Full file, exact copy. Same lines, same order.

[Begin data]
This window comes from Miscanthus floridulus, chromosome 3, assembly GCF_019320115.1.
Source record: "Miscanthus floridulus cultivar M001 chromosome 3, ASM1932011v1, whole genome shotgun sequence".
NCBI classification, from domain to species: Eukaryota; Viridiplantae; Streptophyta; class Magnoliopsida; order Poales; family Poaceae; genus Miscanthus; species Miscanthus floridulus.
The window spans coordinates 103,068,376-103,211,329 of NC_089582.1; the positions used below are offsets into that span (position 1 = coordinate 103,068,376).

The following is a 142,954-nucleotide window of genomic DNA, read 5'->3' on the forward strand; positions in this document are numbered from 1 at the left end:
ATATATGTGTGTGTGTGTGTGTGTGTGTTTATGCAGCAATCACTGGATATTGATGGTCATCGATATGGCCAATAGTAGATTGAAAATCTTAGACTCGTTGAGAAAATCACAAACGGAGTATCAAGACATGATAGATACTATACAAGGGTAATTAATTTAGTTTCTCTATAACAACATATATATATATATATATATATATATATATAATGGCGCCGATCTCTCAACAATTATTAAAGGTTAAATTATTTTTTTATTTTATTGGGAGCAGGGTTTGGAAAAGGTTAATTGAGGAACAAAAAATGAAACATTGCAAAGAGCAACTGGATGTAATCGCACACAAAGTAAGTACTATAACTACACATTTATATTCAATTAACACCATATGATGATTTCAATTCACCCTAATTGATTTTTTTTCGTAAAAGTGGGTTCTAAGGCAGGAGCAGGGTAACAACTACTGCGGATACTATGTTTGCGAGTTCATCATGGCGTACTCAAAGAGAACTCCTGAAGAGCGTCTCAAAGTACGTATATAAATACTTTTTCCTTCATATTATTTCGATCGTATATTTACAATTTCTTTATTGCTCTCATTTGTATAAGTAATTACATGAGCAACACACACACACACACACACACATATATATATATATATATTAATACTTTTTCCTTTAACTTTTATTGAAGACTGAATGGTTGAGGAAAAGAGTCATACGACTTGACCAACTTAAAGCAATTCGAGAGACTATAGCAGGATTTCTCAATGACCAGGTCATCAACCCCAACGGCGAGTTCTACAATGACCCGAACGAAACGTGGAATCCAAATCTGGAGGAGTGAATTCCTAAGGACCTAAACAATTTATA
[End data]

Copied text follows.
This window comes from Miscanthus floridulus, chromosome 3, assembly GCF_019320115.1.
Source record: "Miscanthus floridulus cultivar M001 chromosome 3, ASM1932011v1, whole genome shotgun sequence".
NCBI classification, from domain to species: Eukaryota; Viridiplantae; Streptophyta; class Magnoliopsida; order Poales; family Poaceae; genus Miscanthus; species Miscanthus floridulus.
The window spans coordinates 103,068,376-103,211,329 of NC_089582.1; the positions used below are offsets into that span (position 1 = coordinate 103,068,376).

The following is a 142,954-nucleotide window of genomic DNA, read 5'->3' on the forward strand; positions in this document are numbered from 1 at the left end:
ATATATGTGTGTGTGTGTGTGTGTGTGTTTATGCAGCAATCACTGGATATTGATGGTCATCGATATGGCCAATAGTAGATTGAAAATCTTAGACTCGTTGAGAAAATCACAAACGGAGTATCAAGACATGATAGATACTATACAAGGGTAATTAATTTAGTTTCTCTATAACAACATATATATATATATATATATATATATATATAATGGCGCCGATCTCTCAACAATTATTAAAGGTTAAATTATTTTTTTATTTTATTGGGAGCAGGGTTTGGAAAAGGTTAATTGAGGAACAAAAAATGAAACATTGCAAAGAGCAACTGGATGTAATCGCACACAAAGTAAGTACTATAACTACACATTTATATTCAATTAACACCATATGATGATTTCAATTCACCCTAATTGATTTTTTTTCGTAAAAGTGGGTTCTAAGGCAGGAGCAGGGTAACAACTACTGCGGATACTATGTTTGCGAGTTCATCATGGCGTACTCAAAGAGAACTCCTGAAGAGCGTCTCAAAGTACGTATATAAATACTTTTTCCTTCATATTATTTCGATCGTATATTTACAATTTCTTTATTGCTCTCATTTGTATAAGTAATTACATGAGCAACACACACACACACACACACACATATATATATATATATATTAATACTTTTTCCTTTAACTTTTATTGAAGACTGAATGGTTGAGGAAAAGAGTCATACGACTTGACCAACTTAAAGCAATTCGAGAGACTATAGCAGGATTTCTCAATGACCAGGTCATCAACCCCAACGGCGAGTTCTACAATGACCCGAACGAAACGTGGAATCCAAATCTGGAGGAGTGAATTCCTAAGGACCTAAACAATTTATA